Project name: Inflatable Fodder Beet
Fabric used: Bainflate
Fabric Supplied by: QCD
Graphics Company: Fraser Signwriting
What did the client request?
Our client requested an inflatable that realistically represented a Fodder Beet, a crop grown from seed for cows; the inflatable was to be used by sales reps of the seed, and at trade shows.
Given its application, the inflatable needed to be lightweight and packaged to a size to allow it to be transported in the boot of a car, and handled by one person.
What is unique or complex about the project?
Fabricating an inflatable fodder beet was unique in itself…the challenge was forming the inflatable essentially into both a 2 dimensional and 3 dimensional shape. The bulb at the base needed to be 3d while the top stayed 2d. Gaining the correct size ‘stem’ to keep in proportion was significant to supply enough airflow to the top as to not create a ‘wilted’ fodder beet.
A separate chamber was installed in the bottom for a removable ply base to be inserted. The ply base was split into four pieces which hinged together to form a ‘slice of pie’. When the base was inserted, lengths of 40×40 box section aluminium tubes were secured across each panel by way of velcro tabs to hold the base flat, as the natural formation of the inflatable would force the ply base to flex. The purpose of the ply base was to hold the bottom of the fodder beet flat and not allow it to balloon; this was a requirement for use at indoor trade shows when fixing to the floor was not an option.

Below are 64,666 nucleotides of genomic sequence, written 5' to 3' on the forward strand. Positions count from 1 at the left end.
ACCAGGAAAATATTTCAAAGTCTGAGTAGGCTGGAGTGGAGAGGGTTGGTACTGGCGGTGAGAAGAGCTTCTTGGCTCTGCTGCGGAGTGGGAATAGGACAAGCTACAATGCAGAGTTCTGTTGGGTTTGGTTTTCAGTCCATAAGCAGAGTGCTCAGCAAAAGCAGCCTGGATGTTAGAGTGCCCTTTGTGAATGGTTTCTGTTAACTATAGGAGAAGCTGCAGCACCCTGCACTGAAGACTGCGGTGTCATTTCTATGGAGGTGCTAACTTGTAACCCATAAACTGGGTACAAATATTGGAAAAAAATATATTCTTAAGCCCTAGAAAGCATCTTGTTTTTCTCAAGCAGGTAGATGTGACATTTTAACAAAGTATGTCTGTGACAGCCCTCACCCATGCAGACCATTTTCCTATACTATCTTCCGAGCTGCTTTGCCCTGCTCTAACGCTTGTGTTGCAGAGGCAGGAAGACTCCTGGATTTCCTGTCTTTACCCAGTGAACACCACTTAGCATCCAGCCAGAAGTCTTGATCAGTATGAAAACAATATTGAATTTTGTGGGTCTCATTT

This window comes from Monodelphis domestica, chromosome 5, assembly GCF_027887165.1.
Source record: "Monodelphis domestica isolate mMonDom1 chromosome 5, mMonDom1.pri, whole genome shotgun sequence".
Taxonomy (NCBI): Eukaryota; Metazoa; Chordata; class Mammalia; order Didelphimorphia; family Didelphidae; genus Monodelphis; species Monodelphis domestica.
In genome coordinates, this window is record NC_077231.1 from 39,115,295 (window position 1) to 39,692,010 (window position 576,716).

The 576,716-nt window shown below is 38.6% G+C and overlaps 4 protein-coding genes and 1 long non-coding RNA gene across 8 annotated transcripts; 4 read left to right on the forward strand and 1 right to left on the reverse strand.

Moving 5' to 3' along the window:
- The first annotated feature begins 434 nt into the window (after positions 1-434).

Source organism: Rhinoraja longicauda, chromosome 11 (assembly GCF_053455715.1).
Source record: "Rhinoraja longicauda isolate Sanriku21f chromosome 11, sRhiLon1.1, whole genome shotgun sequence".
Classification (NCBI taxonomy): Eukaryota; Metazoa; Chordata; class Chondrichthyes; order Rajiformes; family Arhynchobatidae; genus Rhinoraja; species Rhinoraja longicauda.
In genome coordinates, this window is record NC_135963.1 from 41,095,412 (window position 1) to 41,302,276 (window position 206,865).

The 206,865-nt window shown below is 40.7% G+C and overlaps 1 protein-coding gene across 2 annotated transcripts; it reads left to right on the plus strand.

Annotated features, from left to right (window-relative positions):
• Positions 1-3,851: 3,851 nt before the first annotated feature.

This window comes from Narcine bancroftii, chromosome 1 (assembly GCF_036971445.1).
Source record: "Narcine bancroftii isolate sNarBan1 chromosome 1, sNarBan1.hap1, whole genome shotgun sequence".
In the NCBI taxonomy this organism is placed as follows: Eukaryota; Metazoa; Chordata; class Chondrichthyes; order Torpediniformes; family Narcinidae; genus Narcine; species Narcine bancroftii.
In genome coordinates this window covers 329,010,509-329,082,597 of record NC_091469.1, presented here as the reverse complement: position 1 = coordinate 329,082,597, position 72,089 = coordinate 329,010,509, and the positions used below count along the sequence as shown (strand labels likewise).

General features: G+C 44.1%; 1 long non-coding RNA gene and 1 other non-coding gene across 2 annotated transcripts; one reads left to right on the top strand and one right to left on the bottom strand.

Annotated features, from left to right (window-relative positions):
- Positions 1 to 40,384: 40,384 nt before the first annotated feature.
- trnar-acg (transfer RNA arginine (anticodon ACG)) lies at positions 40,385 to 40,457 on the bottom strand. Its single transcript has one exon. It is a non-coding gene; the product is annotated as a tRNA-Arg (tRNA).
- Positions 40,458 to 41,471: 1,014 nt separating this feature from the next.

The entire fodder beet was airbrushed by hand, to meet the branding requirements.
An internal blower inflated the fodder beet, and kept noise at a minimum. This allowed the external surface to be free from imperfections and maximised brand exposure with no inlets visible.
What were the results of the project?
We delivered a real life inflatable Fodder Beet, that exceeded our clients brief. The inflatable travels around the country, and can be deployed in under 5 minutes, and is creating great exposure for the relatively ‘modern’ crop.